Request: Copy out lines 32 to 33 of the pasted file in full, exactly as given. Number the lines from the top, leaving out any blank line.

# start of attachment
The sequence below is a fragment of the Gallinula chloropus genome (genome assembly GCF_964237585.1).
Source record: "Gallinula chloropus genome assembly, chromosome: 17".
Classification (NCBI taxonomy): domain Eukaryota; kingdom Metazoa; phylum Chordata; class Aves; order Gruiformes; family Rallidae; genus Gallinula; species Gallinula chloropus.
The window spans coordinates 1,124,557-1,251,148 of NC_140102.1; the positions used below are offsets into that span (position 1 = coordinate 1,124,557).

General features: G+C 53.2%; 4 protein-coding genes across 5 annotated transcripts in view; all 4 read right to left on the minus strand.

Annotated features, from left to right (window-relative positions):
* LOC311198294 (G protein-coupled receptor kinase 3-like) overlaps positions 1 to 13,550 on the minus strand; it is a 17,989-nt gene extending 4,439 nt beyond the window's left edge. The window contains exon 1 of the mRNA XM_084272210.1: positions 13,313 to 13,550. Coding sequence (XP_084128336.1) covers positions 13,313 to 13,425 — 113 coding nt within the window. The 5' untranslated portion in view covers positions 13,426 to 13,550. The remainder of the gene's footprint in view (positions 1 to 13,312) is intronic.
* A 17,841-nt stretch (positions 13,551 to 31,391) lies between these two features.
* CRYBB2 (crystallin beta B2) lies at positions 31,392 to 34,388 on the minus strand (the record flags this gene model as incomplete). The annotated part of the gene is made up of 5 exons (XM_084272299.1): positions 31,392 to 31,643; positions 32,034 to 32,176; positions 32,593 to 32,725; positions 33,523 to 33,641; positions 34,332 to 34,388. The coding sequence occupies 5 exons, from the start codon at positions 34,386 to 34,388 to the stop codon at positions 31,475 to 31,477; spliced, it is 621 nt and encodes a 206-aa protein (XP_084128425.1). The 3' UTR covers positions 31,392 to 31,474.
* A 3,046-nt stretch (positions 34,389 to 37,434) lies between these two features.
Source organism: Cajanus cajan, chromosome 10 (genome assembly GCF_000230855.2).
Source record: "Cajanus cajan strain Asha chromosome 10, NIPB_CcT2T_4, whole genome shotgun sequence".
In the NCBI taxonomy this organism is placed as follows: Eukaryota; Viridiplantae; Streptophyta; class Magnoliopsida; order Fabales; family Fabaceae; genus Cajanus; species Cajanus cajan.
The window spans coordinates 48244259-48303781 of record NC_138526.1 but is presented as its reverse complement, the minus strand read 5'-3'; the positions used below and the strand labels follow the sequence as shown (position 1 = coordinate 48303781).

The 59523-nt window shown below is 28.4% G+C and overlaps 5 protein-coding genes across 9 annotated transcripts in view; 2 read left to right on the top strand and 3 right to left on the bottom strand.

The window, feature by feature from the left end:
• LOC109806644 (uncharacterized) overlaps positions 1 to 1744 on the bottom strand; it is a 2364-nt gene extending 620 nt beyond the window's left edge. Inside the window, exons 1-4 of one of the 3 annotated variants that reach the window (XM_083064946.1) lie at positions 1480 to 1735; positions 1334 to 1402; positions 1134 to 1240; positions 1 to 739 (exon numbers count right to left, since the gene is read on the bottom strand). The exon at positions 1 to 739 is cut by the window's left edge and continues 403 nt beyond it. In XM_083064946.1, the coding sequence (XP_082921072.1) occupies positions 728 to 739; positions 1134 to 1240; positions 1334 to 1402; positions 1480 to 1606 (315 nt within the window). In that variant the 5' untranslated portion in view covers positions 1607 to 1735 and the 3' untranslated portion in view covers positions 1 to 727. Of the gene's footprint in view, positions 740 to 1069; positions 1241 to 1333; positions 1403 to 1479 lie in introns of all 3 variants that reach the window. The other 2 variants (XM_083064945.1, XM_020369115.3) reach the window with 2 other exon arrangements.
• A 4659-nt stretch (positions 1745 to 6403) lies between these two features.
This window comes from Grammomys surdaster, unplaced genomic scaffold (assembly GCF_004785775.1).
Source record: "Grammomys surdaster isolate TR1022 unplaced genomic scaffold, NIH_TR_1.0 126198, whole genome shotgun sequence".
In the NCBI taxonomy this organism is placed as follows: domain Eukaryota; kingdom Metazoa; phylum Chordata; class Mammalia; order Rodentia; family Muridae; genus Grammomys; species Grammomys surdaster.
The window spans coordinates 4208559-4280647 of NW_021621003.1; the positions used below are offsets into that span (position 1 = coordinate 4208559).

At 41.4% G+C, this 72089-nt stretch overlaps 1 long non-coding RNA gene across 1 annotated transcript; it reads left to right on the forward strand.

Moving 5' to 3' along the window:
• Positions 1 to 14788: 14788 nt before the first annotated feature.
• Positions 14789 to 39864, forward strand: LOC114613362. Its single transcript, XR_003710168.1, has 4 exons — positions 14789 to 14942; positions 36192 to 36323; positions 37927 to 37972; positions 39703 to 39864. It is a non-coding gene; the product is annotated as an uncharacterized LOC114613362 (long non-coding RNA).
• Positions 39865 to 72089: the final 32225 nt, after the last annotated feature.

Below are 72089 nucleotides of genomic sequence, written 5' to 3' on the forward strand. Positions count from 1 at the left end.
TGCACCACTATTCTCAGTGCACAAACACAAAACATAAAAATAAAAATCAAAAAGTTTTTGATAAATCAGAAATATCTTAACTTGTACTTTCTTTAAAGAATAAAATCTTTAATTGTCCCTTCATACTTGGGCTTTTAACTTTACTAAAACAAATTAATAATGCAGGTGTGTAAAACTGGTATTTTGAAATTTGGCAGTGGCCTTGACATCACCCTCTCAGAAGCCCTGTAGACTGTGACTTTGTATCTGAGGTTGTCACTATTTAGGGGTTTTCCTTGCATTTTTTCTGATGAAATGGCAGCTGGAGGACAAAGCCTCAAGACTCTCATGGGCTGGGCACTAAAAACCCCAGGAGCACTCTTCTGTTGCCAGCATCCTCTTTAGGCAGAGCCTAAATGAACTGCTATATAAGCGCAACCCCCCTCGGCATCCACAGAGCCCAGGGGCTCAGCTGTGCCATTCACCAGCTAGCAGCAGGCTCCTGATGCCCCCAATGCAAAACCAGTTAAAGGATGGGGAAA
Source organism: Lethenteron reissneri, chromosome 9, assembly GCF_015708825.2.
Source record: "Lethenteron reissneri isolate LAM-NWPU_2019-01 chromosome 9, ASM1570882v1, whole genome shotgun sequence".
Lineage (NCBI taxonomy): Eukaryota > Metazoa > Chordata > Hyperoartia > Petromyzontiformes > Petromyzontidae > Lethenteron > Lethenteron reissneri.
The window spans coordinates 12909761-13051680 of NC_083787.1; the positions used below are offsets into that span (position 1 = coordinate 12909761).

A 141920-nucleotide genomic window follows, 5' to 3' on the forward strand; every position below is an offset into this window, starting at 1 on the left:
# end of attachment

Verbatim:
Lineage (NCBI taxonomy): Eukaryota > Metazoa > Chordata > Hyperoartia > Petromyzontiformes > Petromyzontidae > Lethenteron > Lethenteron reissneri.
The window spans coordinates 12909761-13051680 of NC_083787.1; the positions used below are offsets into that span (position 1 = coordinate 12909761).